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#356: Consultants Need to Learn to Say "No"

Posted By Mark Haas CMC FIMC, Monday, July 26, 2010
I really hate to say "no" to assignments and thus end up taking on a lot of work on that really isn't profitable. I feel like I let myself get "sucked in" to too many small assignments. What can I do?

Learn to say "no." Your value as an advisor comes from providing useful information, not just providing your own services. Given that you want to help but they can't afford to pay your fee for such work, you still want to help. Here are three responses that might help:
  • "I am probably not the right person for this assignment. Let me give it some thought and recommend someone more suitable for you. I’ll make a few calls, check availability and come back to you with a solid referral."
  • "Based on your situation, I can offer a couple of lower-cost options that might work well for you. Perhaps we could consider having the ability to provide a level of on-call support via e-mail or phone for a period of time until you can get the project off the ground. I can certainly support you for a few days (weeks) if this is something you might be interested in.”
  • "Unfortunately, this is not really the size (or type) of project that my firm specializes in. But if you need some informal guidance and would like to ask me a few questions from time to time, please feel free to e-mail me and there will be no charge."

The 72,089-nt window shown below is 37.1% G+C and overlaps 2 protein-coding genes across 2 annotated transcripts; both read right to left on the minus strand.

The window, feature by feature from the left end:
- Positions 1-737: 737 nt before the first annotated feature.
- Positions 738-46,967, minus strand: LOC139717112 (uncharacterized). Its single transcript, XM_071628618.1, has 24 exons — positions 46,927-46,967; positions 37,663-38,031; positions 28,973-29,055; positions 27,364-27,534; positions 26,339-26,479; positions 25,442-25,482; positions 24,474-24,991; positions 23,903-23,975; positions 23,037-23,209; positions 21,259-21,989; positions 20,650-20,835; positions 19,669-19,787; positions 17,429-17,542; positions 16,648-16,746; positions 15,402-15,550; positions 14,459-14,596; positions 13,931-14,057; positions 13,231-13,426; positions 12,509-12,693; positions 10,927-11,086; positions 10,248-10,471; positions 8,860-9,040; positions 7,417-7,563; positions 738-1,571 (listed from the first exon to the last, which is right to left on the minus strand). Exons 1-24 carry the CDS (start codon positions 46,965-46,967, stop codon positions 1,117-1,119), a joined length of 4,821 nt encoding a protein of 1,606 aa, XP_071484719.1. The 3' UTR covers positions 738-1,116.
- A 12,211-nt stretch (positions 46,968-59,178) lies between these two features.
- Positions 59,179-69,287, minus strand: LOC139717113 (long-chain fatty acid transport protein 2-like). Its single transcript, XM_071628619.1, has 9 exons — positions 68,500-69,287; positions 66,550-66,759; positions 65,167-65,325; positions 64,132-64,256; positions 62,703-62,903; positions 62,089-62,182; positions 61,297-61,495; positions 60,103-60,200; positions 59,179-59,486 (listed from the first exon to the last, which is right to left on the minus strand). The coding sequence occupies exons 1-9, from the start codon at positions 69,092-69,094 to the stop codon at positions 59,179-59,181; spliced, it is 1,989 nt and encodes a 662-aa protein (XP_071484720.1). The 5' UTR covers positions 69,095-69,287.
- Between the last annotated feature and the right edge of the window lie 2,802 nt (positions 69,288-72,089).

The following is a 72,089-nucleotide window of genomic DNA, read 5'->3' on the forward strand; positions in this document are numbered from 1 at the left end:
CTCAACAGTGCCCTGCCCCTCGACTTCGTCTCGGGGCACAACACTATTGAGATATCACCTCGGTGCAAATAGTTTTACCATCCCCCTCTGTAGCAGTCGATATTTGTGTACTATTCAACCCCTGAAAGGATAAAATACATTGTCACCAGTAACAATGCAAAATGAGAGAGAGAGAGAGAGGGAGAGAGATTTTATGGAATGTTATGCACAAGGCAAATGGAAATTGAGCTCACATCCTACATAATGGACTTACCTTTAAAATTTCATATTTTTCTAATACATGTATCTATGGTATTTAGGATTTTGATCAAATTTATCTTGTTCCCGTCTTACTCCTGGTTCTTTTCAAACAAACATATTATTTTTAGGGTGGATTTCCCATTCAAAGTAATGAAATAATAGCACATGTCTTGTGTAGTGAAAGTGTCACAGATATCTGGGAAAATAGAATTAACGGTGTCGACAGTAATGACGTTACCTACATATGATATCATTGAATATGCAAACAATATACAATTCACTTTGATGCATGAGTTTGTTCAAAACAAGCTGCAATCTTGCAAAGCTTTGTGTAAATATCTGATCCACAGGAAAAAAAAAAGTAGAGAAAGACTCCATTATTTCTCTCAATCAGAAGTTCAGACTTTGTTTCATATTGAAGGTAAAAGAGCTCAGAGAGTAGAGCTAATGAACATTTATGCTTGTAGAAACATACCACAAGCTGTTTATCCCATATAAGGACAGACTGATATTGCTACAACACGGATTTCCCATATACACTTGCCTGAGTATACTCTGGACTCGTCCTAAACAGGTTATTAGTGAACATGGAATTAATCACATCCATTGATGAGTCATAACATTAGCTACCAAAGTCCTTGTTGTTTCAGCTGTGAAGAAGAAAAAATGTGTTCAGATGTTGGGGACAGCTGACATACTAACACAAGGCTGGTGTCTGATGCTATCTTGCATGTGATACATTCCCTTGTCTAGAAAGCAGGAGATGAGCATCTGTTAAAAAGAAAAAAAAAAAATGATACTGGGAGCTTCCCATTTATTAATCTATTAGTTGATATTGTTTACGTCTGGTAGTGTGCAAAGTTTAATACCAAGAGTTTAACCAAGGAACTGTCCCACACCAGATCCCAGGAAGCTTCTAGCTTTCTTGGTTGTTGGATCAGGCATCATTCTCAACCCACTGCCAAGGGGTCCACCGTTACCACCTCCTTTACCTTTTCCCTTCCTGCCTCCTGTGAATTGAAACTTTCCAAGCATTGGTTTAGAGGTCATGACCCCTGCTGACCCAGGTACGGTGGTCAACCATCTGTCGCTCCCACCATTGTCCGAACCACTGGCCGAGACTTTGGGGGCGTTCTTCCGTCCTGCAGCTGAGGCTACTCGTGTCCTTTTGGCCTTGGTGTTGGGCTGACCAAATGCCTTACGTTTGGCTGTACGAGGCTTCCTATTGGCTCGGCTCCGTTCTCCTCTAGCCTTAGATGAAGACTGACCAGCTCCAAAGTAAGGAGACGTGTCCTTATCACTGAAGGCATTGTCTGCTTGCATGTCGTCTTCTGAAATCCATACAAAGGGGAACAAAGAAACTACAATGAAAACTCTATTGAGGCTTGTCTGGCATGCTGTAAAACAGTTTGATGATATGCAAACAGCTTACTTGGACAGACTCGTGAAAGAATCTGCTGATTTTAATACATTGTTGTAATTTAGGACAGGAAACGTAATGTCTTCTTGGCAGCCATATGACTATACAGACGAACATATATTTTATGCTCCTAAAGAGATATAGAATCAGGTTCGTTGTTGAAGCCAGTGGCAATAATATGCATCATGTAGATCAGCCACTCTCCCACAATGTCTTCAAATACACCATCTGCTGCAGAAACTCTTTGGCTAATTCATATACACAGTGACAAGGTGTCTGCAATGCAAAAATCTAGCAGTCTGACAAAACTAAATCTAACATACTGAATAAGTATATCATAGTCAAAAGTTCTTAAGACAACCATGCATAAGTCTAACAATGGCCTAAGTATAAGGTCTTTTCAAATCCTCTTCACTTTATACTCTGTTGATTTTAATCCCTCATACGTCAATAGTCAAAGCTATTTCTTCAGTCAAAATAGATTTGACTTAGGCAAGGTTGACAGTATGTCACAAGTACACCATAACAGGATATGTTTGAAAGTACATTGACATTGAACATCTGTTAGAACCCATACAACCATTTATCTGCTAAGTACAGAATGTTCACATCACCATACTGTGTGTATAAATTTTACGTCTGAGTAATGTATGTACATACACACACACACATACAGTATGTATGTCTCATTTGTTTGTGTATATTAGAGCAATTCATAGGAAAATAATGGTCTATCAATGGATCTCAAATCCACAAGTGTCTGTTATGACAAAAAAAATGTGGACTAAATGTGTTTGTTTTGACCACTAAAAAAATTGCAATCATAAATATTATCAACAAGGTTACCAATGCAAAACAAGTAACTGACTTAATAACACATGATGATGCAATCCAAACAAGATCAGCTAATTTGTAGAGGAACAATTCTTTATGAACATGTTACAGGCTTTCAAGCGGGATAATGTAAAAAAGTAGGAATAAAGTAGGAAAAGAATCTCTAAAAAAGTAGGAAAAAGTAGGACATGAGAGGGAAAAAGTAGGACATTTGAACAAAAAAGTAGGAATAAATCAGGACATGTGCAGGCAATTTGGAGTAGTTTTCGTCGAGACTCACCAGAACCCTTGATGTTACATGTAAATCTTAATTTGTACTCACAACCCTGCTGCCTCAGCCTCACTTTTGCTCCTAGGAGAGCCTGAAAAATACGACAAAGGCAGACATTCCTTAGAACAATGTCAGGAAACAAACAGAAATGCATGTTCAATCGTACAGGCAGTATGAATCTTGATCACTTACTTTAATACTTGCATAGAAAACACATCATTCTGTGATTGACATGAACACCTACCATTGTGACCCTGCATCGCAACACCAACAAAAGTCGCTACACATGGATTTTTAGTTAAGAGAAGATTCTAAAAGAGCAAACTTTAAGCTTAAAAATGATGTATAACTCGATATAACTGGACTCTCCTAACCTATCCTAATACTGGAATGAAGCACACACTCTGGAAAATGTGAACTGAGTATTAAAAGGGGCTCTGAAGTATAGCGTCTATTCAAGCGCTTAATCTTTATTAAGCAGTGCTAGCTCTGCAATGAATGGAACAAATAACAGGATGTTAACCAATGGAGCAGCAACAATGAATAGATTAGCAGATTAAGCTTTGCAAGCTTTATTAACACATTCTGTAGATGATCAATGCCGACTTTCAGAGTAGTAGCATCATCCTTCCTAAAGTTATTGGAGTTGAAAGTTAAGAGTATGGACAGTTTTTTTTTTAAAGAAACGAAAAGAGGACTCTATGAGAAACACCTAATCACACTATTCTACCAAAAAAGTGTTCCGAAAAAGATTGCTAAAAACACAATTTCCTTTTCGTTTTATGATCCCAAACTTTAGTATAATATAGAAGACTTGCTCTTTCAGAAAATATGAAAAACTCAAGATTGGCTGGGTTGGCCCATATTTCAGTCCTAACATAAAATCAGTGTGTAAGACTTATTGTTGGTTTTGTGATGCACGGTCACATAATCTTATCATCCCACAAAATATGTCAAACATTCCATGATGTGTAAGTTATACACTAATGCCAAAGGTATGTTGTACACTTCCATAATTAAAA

Tip: Learn to say "no" in a respectful, honest and constructive way is an essential skill for consultants. Remember — a flat "no” is more difficult to accept than being offered a few alternatives. In the end, the alternatives might not be acceptable options for your client, but you went the "extra mile” by providing the client with an honest response and some potentially feasible options. In this regard, you are still providing value. An excellent book on how to turn a no into a yes is The Power of a Positive No: How to Say No and Still Get to Yes by William Ury, co-author of the well-known book on negotiation, Getting to Yes.

© 2010 Institute of Management Consultants USA

Tags:  client relations  communication  goodwill  practice management 

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Ruth Conner says...
Posted Monday, July 26, 2010
Many prospective clients offer work that's simply undo-able on the terms they've defined. Always ask yourself whether you are likely to be successful within their parameters. If the answer is no, decline their terms and offer alternatives, even just an invitation to phone you free of charge to chat about their ideas (I've never had a client abuse such an invitation). Remember, a consultant nets greater profit from the work turned down than the work accepted. Good luck!
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